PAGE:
Sunday 19 November 2017

Irresistible force v immovable object

Titanic collision in store as Kerry firepower meets Mayo’s miserly defence

Kieran Donaghy will test the mettle of the Mayo defence on Sunday
Kieran Donaghy will test the mettle of the Mayo defence on Sunday
Martin Breheny

Martin Breheny

SOMETHING has to give in Croke Park on Sunday when Mayo put one of the most remarkable defensive records in championship history on the line against possibly the best attack of modern times.

Traditionally, Mayo's style would not have been noted for its security rating but rather for an adventurous "high-earn, high-spend" approach.

That has altered dramatically under James Horan this summer, leaving Mayo with a better defensive record than fellow semi-finalists Kerry and Dublin, although still behind Donegal, who have been the ultimate misers.

Mayo conceded an average of 12 points per game against London, Galway, Roscommon and Cork (11 points when extra-time against the Exiles is excluded).

It's an impressive return, but within that figure lurks the astonishing reality of just how mean Mayo have been in the second half of each of their games.

Mayo have conceded a total of only four points in the second halves against Galway (0-1), Roscommon (0-2) and Cork (0-1), an incredibly low giveaway against combined forces which included such proven hotshots as Donncha O'Connor, Pearse O'Neill, Paddy Kelly, Paul Kerrigan, Padraic Joyce, Michael Meehan, Donie Shine and Senan Kilbride.

Even then, one of the four points came from a free (Shine), and another from a defender, when John Miskella surged forward to score Cork's only second-half point in the All-Ireland quarter-final. Unbelievably, Mayo restricted Cork to 1-2 in the final 55 minutes.

Mayo's second-half shut-outs mean that in 1hr 45mins of championship football, the best forwards from Galway, Roscommon and Cork managed just two points from open play.

Step forward Kerry, complete with an attack which has averaged 1-20 per game against Tipperary, Limerick (twice) and Cork.

Kerry have averaged almost 0-12 per second half, although that did drop to 0-5 against Cork in the Munster final.

The collision between Mayo's defensive meanness and Kerry's long-established scoring capacity provides a fascinating backdrop for Sunday's game, as it's likely to be one of its defining factors.

Mayo can certainly be pleased with their low second-half giveaways but it's only of real benefit if they succeed in keeping the first-half score reasonably low.

They achieved this against Galway, Roscommon (they conceded 0-11 but were playing against high winds and rain) and Cork, but can they maintain such vigilance against the Kerry attack?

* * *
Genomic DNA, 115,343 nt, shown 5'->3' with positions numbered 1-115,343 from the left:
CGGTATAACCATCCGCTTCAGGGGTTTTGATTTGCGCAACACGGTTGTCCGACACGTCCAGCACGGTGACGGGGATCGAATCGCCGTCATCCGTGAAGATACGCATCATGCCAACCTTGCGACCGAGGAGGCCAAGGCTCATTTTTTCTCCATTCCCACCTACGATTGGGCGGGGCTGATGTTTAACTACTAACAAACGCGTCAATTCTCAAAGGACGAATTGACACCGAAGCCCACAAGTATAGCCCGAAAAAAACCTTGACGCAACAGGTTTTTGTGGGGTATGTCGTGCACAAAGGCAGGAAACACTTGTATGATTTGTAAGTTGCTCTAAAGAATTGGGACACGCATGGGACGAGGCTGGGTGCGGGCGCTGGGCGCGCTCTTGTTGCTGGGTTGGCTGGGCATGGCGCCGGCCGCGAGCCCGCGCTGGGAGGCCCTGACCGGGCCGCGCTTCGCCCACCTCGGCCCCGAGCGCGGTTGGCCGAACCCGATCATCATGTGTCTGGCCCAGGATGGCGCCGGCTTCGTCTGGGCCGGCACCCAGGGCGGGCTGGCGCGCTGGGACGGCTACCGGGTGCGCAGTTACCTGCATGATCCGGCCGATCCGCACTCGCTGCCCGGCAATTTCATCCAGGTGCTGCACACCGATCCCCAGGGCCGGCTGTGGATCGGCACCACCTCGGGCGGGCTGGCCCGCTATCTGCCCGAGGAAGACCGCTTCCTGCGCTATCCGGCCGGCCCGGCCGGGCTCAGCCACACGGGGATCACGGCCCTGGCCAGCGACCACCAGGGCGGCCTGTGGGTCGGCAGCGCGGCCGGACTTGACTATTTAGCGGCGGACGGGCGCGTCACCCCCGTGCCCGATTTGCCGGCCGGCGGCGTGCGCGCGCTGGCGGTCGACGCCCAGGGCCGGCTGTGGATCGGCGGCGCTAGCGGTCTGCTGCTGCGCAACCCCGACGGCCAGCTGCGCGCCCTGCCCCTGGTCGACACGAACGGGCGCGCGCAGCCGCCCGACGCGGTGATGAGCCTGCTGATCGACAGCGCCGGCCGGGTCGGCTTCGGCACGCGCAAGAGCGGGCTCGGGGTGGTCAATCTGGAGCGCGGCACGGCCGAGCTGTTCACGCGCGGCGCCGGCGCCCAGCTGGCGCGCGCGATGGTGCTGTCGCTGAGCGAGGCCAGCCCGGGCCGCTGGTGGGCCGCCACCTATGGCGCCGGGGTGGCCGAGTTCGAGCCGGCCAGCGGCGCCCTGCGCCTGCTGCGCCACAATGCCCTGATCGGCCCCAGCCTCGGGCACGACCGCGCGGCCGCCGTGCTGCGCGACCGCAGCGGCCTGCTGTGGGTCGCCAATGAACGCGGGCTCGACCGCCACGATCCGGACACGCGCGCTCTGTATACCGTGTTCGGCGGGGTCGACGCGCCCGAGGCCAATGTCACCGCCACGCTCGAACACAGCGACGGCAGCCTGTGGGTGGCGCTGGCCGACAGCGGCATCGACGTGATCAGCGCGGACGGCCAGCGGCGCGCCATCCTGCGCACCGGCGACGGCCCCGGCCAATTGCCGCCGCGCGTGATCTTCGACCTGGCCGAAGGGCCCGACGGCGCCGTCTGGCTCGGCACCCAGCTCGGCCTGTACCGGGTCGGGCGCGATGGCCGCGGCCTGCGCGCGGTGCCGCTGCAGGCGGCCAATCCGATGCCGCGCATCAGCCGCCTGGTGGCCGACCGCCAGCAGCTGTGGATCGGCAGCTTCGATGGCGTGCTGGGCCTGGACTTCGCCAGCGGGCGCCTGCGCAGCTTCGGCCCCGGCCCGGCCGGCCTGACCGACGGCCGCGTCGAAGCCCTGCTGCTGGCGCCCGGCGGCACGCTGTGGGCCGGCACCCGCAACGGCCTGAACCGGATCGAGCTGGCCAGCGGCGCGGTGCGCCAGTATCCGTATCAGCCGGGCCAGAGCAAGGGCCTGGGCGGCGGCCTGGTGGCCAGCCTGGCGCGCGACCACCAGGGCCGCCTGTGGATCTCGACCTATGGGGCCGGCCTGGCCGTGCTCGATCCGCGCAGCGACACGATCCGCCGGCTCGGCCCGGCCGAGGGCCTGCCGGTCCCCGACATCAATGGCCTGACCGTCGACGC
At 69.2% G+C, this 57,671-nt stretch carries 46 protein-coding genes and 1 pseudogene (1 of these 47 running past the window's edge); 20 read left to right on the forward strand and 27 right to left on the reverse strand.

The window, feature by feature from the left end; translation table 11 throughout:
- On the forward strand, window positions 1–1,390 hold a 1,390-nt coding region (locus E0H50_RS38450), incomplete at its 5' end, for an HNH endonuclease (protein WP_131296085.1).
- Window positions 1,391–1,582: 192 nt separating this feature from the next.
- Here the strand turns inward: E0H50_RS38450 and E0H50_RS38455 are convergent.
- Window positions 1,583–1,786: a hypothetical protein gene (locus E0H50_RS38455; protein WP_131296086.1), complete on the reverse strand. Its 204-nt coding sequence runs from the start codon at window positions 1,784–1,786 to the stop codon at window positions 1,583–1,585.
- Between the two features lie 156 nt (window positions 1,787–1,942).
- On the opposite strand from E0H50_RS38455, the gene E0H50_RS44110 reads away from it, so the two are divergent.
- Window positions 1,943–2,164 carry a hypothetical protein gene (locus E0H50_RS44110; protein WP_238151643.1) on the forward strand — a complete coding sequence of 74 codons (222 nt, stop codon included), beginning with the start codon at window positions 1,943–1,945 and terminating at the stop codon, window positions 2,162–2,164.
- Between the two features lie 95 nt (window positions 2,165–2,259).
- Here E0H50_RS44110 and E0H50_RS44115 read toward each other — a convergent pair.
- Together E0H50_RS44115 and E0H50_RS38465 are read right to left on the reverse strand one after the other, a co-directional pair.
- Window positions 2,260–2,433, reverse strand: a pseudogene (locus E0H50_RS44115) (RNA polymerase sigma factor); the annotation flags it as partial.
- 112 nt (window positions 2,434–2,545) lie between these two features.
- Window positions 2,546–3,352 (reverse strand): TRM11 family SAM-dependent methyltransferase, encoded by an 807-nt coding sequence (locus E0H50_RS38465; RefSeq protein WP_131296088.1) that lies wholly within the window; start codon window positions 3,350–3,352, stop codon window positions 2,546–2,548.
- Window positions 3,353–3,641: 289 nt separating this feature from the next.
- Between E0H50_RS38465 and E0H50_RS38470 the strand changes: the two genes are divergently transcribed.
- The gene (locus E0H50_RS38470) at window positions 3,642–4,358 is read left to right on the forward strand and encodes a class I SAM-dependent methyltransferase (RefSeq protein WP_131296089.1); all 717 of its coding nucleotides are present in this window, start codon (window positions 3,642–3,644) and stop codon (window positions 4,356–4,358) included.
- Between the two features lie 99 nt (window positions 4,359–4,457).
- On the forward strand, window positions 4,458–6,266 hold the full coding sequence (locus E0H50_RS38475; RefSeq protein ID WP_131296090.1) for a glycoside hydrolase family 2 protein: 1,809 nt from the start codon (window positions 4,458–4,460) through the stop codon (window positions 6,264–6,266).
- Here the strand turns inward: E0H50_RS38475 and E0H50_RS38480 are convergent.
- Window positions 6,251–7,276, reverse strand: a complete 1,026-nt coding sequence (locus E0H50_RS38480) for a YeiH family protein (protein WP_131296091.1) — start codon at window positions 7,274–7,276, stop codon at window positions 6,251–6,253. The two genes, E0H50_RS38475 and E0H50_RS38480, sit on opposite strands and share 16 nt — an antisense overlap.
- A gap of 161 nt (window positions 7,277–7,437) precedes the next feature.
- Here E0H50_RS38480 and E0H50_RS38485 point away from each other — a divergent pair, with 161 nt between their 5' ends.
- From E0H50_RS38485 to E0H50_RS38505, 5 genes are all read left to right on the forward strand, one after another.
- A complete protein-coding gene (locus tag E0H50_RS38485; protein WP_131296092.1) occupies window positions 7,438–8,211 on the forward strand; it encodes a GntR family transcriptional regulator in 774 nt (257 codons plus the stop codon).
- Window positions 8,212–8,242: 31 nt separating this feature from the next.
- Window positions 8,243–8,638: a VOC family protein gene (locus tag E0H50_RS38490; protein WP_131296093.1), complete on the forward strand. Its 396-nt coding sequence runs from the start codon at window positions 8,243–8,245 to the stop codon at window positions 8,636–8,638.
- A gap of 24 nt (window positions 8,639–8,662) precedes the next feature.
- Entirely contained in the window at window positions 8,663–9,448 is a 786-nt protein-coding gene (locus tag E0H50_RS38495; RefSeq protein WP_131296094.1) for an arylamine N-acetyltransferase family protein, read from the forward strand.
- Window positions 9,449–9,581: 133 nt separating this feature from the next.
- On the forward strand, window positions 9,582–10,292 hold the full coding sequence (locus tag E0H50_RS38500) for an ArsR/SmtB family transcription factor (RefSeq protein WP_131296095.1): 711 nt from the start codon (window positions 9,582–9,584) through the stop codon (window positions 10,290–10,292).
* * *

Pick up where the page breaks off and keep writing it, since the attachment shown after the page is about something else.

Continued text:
This marked difference between Mayo's concession rate in the first and second halves has been evident throughout the entire season.

Dublin hit them for 4-8 in the first half of their Allianz League clash in Croke Park in March but it was down to 0-7 for the second half; in Armagh's case, the first v second half split against Mayo was 2-6 to 0-4; for Down it was 2-5 to 1-2, and 0-7 to 0-5 for Galway.

Cork, Kerry and Monaghan all scored more against Mayo in the second than first half, but wind was a factor in at least two of those games.

For such a tight defensive unit (second half at least), the Mayo backs are not all that well known throughout the country.

Keith Higgins has been a highly regarded corner-back for several seasons while Trevor Mortimer, a No 7 nowadays, made his name as an attacker, but has done very well since being assigned to his new role.

The rest have much lower profiles. Left full-back Tom Cunniffe (Castlebar) has been on the squad for four years, full-back Ger Cafferkey (Ballina) and centre-back Donal Vaughan (Ballinrobe) joined two years ago while right half-back Richie Feeney (Castlebar) is in his debut season at the age of 28.

His younger brother Alan (26) also made his championship debut this year, playing at full-back against London and Galway and for three-quarters of the Connacht final against Roscommon before being replaced by Cafferkey, who has held the position ever since.

Now, the Mayo defence are preparing to take on the lethal combination that is the Kerry attack when it opens out in full flowing mode.

Darran and Declan O'Sullivan have been the main generators so far this year, combining a high-energy game with a consistent finishing return.

Darran has scored 3-9 from open play (it would probably have been higher if he hadn't gone off injured against Limerick in the All-Ireland quarter-final) in the championship while Declan has landed 0-14.

Colm Cooper hasn't been at his most productive so far, scoring just 0-2 from open play in Kerry's last two games against Cork and Limerick, but he tends to flourish from this point of the season on.

Kieran Donaghy's strike rate hasn't been all that high either but his pedigree is proven; besides, he does his best work as a fetcher and provider.

Paul Galvin's injury plague has reduced his effectiveness but he remains a major asset (provided he is fit to play), while Donnacha Walsh's ball-carrying skills have played a significant role too in recent years.

At its best, this is an outstanding Kerry attack which will encounter a group of Mayo men intent on maintaining their status as one of the most improved defences in the country.

Despite the defiant stand against Galway, Roscommon and Cork, Mayo know that Kerry will offer a different threat level.

They also realise that Kerry will be attempting to blitz them in the first half, similar to the 2004 and '06 All-Ireland finals where Mayo were swept aside, making the second periods largely irrelevant.

Irish Independent

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